John Bolton comes to town

Former United States Ambassador to the United Nations John Bolton appeared at a special event held by our local Minnesota chapter of the Republican Jewish Coalition at the Parker Rosen law firm in downtown Minneapolis last night. Announced 48 hours in advance of his appearance, the event was the most successful in the history of our small chapter. Ambassador Bolton drew a crowd to excess capacity. Included among the dignitaries who welcomed him were former Minnesota Senators Rudy Boschwitz and Norm Coleman, as well as Minnesota House Speaker Kurt Zellers. In the photo at the left Minnesota GOP deputy chair Kelly Fenton and event co-host Barbara Malzacher stand for a photo with Ambassador Bolton after his remarks. Chapter president Mark Miller deserves recognition in this context for having worked selflessly over the past several years to build up a chapter — here in Minnesota we are a minority of a minority — that could host an event like last night’s. It was great.

In this crowd, John Bolton is something of a rock star. We remember his successful work in the administration of the first President Bush to overturn the UN’s vile “Zionism is a form of racism” resolution. (See pages 40-43 of his memoir, Surrender Is Not an Option.) We remember the Democrats’ remorseless campaign of defamation against him to prevent his confirmation as our ambassador to the United Nations upon his appointment by the second President Bush. (I wrote about the role of the New York Times in this campaign at the time in “Déjà vu, all over again.”) We remember his stalwart representation of the United States at the United Nations following his recess appointment by the second President Bush. We love this guy.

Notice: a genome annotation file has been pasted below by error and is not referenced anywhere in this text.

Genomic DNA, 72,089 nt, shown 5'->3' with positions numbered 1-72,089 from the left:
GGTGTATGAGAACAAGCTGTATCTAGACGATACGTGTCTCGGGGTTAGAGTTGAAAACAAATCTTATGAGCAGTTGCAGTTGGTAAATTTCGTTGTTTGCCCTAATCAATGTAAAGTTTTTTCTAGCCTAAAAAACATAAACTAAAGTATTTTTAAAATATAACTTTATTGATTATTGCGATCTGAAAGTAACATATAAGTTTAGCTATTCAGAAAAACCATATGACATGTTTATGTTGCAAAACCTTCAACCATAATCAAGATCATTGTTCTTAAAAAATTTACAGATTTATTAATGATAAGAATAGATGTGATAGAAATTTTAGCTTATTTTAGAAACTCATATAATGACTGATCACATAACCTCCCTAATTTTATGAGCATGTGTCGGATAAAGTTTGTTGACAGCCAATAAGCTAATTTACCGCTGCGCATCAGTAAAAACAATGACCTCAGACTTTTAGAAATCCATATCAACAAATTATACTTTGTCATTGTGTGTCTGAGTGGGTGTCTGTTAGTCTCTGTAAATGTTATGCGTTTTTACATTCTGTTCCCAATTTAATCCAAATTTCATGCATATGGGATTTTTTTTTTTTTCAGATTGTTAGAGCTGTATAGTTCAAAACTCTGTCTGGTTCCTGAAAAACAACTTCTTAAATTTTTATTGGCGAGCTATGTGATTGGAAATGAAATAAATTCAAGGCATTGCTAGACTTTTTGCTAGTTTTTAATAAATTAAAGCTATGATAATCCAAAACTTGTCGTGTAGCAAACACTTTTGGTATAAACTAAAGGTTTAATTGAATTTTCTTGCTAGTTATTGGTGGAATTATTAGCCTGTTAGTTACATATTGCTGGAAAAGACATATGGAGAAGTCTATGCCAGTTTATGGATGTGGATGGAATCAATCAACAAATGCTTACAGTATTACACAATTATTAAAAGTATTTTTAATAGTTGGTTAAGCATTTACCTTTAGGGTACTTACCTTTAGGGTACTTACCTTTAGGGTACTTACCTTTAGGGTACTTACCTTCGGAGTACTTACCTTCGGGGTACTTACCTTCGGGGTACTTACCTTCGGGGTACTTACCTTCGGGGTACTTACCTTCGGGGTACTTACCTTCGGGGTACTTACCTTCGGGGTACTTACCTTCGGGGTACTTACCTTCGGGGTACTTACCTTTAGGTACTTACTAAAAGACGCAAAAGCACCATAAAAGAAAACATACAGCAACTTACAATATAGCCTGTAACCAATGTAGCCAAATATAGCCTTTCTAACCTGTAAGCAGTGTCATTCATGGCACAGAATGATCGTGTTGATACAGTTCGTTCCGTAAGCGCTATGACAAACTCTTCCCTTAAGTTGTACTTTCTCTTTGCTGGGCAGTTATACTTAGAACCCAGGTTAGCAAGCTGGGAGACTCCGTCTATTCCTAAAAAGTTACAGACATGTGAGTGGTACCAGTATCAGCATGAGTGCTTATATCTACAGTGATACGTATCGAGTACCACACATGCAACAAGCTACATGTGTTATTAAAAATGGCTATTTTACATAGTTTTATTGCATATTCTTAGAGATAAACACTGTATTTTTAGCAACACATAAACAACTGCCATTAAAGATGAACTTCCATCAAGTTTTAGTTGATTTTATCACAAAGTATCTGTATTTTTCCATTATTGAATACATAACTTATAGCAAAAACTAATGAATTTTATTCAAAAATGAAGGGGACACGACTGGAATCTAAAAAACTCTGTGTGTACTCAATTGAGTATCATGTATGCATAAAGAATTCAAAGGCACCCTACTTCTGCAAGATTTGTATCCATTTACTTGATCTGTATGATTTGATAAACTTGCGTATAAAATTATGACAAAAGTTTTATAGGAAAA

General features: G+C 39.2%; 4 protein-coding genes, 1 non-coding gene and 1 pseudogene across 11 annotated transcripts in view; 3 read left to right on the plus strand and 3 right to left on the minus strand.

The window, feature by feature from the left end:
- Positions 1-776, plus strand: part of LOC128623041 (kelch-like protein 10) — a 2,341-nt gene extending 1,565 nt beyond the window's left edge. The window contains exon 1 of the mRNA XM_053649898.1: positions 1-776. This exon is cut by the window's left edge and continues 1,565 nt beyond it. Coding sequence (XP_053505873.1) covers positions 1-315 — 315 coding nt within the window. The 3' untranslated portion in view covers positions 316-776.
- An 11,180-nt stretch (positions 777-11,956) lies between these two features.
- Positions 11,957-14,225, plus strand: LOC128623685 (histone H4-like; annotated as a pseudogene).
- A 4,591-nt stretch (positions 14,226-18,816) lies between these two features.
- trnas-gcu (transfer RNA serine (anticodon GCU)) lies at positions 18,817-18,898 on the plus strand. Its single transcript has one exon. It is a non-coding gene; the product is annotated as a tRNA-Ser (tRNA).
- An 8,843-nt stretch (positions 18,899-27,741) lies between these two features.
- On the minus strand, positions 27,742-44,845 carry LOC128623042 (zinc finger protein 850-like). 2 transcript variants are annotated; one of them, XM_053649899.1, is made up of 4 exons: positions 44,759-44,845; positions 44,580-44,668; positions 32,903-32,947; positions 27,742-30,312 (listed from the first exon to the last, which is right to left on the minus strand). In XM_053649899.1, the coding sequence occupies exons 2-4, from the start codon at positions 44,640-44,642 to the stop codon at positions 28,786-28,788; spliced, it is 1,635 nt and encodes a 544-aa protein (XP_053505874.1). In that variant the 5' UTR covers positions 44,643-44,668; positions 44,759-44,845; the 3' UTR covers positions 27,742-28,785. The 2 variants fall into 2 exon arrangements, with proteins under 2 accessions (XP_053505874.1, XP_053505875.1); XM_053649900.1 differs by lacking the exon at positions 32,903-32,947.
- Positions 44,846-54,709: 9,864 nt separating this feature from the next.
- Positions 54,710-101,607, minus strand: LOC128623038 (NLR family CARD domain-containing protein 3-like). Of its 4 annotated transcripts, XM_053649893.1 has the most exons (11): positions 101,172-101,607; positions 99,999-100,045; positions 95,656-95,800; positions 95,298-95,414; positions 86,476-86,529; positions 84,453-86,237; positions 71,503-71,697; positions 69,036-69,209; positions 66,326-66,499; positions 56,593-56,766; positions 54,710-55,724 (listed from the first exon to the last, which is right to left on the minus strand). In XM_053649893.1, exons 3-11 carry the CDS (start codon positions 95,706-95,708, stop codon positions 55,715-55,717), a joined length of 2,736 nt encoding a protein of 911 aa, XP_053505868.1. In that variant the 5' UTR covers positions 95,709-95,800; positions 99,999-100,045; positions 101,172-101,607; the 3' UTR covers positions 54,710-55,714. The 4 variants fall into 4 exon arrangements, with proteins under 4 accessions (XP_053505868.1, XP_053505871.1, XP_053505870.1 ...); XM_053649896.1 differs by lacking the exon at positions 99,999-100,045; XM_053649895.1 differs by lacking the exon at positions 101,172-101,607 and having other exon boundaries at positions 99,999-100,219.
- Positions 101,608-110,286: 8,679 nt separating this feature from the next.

The occasion of Ambassador Bolton’s appearance was the Minnesota caucuses that take place tonight; Bolton is supporting Mitt Romney and spoke on his behalf last night. He invoked his solid conservative credentials, going back to his leafleting at age 15 for Barry Goldwater in 1964, to vouch for Romney’s conservatism. I was struck most of all by the seriousness of his approach to the question.

He spoke at length about the peril in which President Obama’s diplomacy of weakness has placed us in the Middle East, with special reference to the 19 Americans now held for trial in Egypt and, of course, Iran. Bolton said we were close to a hostage situation with respect to the Americans held in Egypt. He stated that he thought Iran could produce a nuclear weapon before the end of the year and that the Obama administration was applying pressure mercilessly to Israel to prevent military action against Iran. Those of us who came in with worries on our mind left with a few we hadn’t come in with by the time he was done. It was a powerful, powerful presentation.

He took several questions from the audience, including two along the lines of “Why not Newt?” In his answers he distinguished between executive and legislative abilities. In selecting a candidate and electing a president, he said, you want someone who can move “from A to B” when he gets “behind the big desk.” He thought that Romney’s executive abilities — here he cited the Utah Olympics — set him apart from the rest of the field.

Bolton is a man who commanded the respect and elicited the warmth of this crowd, even those who did not necessarily or entirely agree with him on Romney. He is by far the most powerful advocate of Romney whom I have heard this campaign season and he is, in any event, a great American who deserves the attention of his fellow conservatives and fellow Republicans.

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